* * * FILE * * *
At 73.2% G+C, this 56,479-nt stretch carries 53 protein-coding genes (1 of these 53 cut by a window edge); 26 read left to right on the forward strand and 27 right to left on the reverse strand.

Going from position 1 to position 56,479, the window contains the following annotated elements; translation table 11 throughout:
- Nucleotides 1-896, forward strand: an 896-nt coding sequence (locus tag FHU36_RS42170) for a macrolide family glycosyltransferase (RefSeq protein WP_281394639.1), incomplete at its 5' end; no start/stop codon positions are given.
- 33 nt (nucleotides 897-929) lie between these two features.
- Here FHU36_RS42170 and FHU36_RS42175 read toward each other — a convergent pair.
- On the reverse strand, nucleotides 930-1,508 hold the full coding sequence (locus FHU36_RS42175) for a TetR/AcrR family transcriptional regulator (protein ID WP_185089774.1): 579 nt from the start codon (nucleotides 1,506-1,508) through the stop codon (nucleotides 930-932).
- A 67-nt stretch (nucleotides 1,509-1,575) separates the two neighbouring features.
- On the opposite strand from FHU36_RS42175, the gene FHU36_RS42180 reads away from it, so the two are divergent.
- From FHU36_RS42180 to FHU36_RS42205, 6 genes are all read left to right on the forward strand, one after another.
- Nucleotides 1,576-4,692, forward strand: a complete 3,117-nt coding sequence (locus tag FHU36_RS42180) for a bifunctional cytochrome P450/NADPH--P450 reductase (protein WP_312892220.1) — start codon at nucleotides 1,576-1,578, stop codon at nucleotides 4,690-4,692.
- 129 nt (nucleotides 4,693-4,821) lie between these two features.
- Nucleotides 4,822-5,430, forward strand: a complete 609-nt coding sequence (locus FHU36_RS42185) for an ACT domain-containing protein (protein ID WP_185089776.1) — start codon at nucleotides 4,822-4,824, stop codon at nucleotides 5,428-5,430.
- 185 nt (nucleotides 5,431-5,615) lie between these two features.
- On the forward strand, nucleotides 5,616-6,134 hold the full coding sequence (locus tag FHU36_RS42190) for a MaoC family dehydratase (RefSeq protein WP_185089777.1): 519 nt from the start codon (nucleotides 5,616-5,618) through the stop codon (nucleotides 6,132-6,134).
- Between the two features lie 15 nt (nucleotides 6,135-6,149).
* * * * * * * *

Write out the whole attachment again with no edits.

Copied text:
At 73.2% G+C, this 56,479-nt stretch carries 53 protein-coding genes (1 of these 53 cut by a window edge); 26 read left to right on the forward strand and 27 right to left on the reverse strand.

Going from position 1 to position 56,479, the window contains the following annotated elements; translation table 11 throughout:
- Nucleotides 1-896, forward strand: an 896-nt coding sequence (locus tag FHU36_RS42170) for a macrolide family glycosyltransferase (RefSeq protein WP_281394639.1), incomplete at its 5' end; no start/stop codon positions are given.
- 33 nt (nucleotides 897-929) lie between these two features.
- Here FHU36_RS42170 and FHU36_RS42175 read toward each other — a convergent pair.
- On the reverse strand, nucleotides 930-1,508 hold the full coding sequence (locus FHU36_RS42175) for a TetR/AcrR family transcriptional regulator (protein ID WP_185089774.1): 579 nt from the start codon (nucleotides 1,506-1,508) through the stop codon (nucleotides 930-932).
- A 67-nt stretch (nucleotides 1,509-1,575) separates the two neighbouring features.
- On the opposite strand from FHU36_RS42175, the gene FHU36_RS42180 reads away from it, so the two are divergent.
- From FHU36_RS42180 to FHU36_RS42205, 6 genes are all read left to right on the forward strand, one after another.
- Nucleotides 1,576-4,692, forward strand: a complete 3,117-nt coding sequence (locus tag FHU36_RS42180) for a bifunctional cytochrome P450/NADPH--P450 reductase (protein WP_312892220.1) — start codon at nucleotides 1,576-1,578, stop codon at nucleotides 4,690-4,692.
- 129 nt (nucleotides 4,693-4,821) lie between these two features.
- Nucleotides 4,822-5,430, forward strand: a complete 609-nt coding sequence (locus FHU36_RS42185) for an ACT domain-containing protein (protein ID WP_185089776.1) — start codon at nucleotides 4,822-4,824, stop codon at nucleotides 5,428-5,430.
- 185 nt (nucleotides 5,431-5,615) lie between these two features.
- On the forward strand, nucleotides 5,616-6,134 hold the full coding sequence (locus tag FHU36_RS42190) for a MaoC family dehydratase (RefSeq protein WP_185089777.1): 519 nt from the start codon (nucleotides 5,616-5,618) through the stop codon (nucleotides 6,132-6,134).
- Between the two features lie 15 nt (nucleotides 6,135-6,149).